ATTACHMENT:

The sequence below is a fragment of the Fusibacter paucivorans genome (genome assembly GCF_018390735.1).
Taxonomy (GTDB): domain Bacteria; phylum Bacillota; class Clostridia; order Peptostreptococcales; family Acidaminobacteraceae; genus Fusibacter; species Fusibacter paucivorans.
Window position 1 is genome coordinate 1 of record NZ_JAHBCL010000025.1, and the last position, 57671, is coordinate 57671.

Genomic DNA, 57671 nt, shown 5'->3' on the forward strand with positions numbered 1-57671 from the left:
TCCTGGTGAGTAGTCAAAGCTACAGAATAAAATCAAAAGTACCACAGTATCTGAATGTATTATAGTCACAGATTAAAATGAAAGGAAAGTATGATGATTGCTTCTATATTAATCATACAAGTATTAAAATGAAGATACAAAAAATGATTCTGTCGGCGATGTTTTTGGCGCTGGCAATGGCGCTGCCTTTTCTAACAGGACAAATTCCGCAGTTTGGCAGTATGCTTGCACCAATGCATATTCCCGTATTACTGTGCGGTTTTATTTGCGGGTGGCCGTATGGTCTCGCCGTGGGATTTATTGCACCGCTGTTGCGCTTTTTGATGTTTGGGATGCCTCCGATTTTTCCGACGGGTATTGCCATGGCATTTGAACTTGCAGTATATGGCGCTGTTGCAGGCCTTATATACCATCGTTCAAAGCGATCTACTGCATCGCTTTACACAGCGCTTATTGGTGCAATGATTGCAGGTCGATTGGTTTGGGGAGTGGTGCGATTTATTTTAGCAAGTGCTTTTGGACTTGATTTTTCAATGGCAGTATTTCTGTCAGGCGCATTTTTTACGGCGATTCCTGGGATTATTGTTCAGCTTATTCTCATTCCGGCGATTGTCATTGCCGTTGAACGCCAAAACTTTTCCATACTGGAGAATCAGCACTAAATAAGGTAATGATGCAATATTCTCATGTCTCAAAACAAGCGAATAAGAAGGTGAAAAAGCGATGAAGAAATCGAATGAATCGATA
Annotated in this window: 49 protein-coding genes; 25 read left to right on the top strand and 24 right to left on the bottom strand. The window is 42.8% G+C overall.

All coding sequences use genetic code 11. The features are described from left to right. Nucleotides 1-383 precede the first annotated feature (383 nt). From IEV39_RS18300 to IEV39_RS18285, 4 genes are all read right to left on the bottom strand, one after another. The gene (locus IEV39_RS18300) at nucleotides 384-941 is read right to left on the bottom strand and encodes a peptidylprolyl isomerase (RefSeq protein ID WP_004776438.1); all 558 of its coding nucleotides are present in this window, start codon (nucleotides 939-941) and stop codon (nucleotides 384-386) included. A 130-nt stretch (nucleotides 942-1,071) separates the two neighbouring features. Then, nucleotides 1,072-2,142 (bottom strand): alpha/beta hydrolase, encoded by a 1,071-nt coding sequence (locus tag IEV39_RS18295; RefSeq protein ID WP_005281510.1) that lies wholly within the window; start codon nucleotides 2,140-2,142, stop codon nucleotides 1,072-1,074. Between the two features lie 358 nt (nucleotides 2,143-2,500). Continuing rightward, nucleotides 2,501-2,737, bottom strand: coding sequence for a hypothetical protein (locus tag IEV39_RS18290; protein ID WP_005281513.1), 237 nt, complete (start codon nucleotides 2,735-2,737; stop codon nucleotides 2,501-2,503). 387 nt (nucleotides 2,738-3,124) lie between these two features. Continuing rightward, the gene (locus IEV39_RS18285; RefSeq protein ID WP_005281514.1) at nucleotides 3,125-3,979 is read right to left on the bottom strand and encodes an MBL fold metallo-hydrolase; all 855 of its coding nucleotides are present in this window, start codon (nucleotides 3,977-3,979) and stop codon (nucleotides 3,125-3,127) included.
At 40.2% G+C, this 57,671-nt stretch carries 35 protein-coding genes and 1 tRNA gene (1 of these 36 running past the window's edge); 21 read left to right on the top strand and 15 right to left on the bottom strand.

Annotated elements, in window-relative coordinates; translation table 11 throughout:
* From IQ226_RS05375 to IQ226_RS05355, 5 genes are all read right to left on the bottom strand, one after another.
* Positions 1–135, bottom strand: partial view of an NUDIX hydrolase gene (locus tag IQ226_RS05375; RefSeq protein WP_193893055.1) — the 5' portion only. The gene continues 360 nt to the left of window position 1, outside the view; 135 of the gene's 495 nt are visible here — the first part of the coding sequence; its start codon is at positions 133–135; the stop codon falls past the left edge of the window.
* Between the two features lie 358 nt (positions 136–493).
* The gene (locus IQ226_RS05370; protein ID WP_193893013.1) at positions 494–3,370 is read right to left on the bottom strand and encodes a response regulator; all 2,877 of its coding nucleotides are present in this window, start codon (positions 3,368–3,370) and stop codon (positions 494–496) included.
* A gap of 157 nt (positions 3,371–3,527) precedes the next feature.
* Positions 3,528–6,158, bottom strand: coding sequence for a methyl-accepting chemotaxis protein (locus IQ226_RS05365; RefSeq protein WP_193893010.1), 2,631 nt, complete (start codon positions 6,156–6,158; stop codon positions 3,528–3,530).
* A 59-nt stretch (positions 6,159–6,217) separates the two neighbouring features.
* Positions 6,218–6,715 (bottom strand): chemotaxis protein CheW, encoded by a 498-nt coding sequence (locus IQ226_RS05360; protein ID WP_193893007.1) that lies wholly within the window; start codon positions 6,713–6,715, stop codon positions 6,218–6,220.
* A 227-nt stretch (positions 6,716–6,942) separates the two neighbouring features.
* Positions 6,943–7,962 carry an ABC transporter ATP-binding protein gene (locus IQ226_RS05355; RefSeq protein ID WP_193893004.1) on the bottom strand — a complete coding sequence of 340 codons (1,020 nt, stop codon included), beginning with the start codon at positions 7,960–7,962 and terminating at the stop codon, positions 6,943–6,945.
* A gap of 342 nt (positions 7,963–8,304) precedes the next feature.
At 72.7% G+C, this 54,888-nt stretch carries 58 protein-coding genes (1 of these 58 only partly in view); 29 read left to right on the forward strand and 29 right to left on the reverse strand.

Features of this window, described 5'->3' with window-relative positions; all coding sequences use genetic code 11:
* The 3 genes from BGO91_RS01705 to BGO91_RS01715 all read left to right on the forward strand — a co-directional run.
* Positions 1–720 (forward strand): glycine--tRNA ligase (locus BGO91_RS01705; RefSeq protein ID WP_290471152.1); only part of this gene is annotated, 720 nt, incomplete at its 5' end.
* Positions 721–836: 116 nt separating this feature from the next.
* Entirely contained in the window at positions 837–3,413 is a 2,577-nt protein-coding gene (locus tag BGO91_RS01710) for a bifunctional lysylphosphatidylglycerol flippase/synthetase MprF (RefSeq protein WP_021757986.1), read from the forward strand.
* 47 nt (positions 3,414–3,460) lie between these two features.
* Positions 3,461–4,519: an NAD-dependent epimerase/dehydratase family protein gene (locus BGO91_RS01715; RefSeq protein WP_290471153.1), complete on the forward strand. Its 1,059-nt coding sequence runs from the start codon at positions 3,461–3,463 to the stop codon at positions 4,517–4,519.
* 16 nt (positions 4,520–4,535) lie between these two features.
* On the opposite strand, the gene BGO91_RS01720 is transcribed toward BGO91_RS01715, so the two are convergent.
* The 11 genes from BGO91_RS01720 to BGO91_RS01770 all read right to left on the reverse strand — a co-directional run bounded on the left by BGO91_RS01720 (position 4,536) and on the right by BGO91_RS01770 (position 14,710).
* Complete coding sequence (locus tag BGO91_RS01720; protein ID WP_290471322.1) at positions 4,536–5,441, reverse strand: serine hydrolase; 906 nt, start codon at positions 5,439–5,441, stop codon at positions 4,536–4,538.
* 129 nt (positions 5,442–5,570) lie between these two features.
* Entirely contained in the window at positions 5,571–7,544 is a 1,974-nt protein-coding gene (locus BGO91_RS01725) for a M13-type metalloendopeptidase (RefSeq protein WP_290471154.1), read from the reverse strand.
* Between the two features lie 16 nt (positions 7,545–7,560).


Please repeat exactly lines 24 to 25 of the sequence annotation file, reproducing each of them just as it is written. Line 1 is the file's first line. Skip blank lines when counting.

* Positions 1–720 (forward strand): glycine--tRNA ligase (locus BGO91_RS01705; RefSeq protein ID WP_290471152.1); only part of this gene is annotated, 720 nt, incomplete at its 5' end.
* Positions 721–836: 116 nt separating this feature from the next.